LULU GARCIA-NAVARRO, HOST:
There are times when we can connect surprisingly deeply with someone and then never see them again - a missed connection. Eight years ago, when I was a correspondent in the Middle East, I did a story about two people - an Israeli, a woman named Dana, and a Palestinian, a man named Mohammed. They met when they were teenagers at a Seeds of Peace summer camp in the late 1990s in the United States. Both had lost family in the conflict, but they became friends and kept in touch by phone. She lived in Tel Aviv. He was in Gaza. Here's Mohammed Saqar back in 2010 when I met him.
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MOHAMMED SAQAR: When I was young, I started to think, OK, when I grow up, I become 25 or 26 or 30, I'm becoming a leader here. She is becoming a leader there. Then we can marry, you know, (laughter) so we can produce new people.
GARCIA-NAVARRO: And this is a young Dana Levy.
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DANA LEVY: His people are the enemy, and my people are his enemy, so we have to either decide not - to let it go and just be Mohammed and Dana, and that's it or Israeli and Palestinian, and that's it because we're supposed to hate each other, you know. But we don't. So we're just friends.
GARCIA-NAVARRO: That friendship, though, has not endured the test of time and war. We caught up with both of them. And we should tell you this is a missed connection. We could not reconnect, as you'll hear. I spoke first with Dana.
We spoke in 2010. And back then, you were working at a salsa club. You were single, living in Tel Aviv. So let's catch up - tell me how life has changed for you.
LEVY: So I met my partner and we have a 2 1/2-year-old - little redhead. (Laughter). Now we're expecting our second child. I am now working in a high-tech company. We create motion graphic animation videos for Fortune 500 companies in the United States. It's a big jump up from managing the salsa club. (Laughter).
GARCIA-NAVARRO: So when was the last time you spoke with Mohammed?
LEVY: So it's been quite a while since I've heard from him.
GARCIA-NAVARRO: Did you think about him at all, especially when - during these cycles of conflicts? Did you think about what may be happening?
LEVY: Of course. Yeah, of course. I think about him a lot. And actually, we talk about him a lot in my family. He had a very special relationship with my father, who is actually more conservative, like right wing. So they would have these very long conversations - political conversations on the phone that would get pretty heated at times. So yeah, he was, you know - he was a part of my life, and my family knew him.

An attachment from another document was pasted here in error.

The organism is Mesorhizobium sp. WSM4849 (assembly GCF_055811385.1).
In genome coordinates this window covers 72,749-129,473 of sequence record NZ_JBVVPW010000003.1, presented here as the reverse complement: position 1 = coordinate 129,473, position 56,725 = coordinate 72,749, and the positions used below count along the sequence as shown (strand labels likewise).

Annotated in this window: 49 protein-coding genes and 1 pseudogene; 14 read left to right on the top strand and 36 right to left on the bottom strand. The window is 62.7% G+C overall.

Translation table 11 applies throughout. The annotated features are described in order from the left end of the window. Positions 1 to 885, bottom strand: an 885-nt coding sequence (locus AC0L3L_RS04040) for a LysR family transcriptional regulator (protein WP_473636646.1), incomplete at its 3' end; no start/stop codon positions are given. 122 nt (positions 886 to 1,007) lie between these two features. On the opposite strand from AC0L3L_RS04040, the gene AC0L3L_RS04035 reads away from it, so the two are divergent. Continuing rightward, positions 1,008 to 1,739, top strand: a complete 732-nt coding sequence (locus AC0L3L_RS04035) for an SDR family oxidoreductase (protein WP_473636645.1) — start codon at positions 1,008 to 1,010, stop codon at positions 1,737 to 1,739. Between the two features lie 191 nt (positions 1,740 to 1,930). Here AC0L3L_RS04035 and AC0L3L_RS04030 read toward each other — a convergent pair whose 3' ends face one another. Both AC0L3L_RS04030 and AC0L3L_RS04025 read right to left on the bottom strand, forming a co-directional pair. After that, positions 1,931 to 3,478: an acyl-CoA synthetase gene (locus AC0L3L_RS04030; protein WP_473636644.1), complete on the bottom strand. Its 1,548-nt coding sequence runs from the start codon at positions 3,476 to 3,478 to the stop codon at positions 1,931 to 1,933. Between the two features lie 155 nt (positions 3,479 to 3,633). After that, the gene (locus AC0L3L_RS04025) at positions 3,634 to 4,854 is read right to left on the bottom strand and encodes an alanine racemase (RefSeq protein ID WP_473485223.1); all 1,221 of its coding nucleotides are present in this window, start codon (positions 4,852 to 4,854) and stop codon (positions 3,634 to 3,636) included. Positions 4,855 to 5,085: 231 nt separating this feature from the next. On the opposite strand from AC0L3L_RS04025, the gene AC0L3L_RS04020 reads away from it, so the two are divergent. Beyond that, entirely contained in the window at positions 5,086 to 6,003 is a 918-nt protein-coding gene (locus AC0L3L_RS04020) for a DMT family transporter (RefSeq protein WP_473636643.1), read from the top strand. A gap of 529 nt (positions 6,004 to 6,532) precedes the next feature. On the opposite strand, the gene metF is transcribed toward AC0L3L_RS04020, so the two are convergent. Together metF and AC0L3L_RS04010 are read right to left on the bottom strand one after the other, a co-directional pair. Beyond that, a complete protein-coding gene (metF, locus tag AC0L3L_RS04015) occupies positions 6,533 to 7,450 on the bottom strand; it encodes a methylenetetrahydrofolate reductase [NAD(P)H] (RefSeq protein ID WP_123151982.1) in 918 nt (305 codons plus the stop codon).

GARCIA-NAVARRO: Dana, Mohammed said he doesn't want to speak with you on the air. He says he doesn't believe any more that people who are enemies can put that aside, like you used to, and be just friends. What do you think about that?
LEVY: I can totally understand him. I think for him it was even more difficult because I think Palestinians are living in these settlements - like in these...
LEVY: ...Yeah, in the territories with no electricity and no water. Obviously, people are suffering. They're living hand-to-mouth. He is suffering more than I am for sure. I have no doubt about it. It's difficult for him to see me as that Dana that he remembers when we were just 14 and not see me as an Israeli who is causing all this pain to to him and his family.
GARCIA-NAVARRO: Even though you aren't speaking with him directly, do you have a message for Mohammed?
LEVY: Wow. I just wish him well, and I hope his family is doing well and his parents. And his kids - I don't know how many kids he has now, but just that I hope he's doing well and to stay safe.
GARCIA-NAVARRO: Dana, thank you so much.
LEVY: Thank you. Thank you very much.
GARCIA-NAVARRO: As you heard there, Mohammed did not want to speak directly to Dana. I reached him on a scratchy phone line in Khan Younis in the Gaza Strip. He's still an English teacher. He now has four children - all boys. And despite his dreams of studying abroad, he was never able to leave the Gaza Strip because of the restrictions on travel for Palestinians. He describes life in Gaza now as a catastrophe.
SAQAR: People here die for nothing. The army and the soldiers kill people daily down here. They are dying of hunger also and poverty.
GARCIA-NAVARRO: He says, whatever his history with Dana, he can't speak to her anymore.
SAQAR: I must respect my people's suffering and be with their feelings. And I cannot do this.
GARCIA-NAVARRO: Since I last spoke with him, there have been two bloody confrontations between the Hamas-ruled Gaza Strip and Israel. Mohammed's children have grown up in the shadow of these wars and have suffered for it. Mohammed's oldest son has had reoccurring nightmares of a dead body he saw split in two - he says the result of an Israeli airstrike.
SAQAR: He was dreaming of stuff, like blood and dead people, and the dead people are moving, and they want to take him.
GARCIA-NAVARRO: Another son often wakes up screaming.
Mohammed confesses that he has kept up with Dana discretely on social media all these years.
SAQAR: I become very happy when I see that she's happy and she's fine.
GARCIA-NAVARRO: But he can't help but wonder at the fate of their respective children on opposite sides of a conflict that seems like it will never end. Whenever he thinks of Dana, he can't help but think of the future of her son.
SAQAR: I'm afraid he will go up one day and be an Israeli soldier and kill the innocent people here. But I still - I love him. I love him. It's very complicated.
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GARCIA-NAVARRO: That was Mohammed Saqar in Gaza and Dana Levy in Tel Aviv.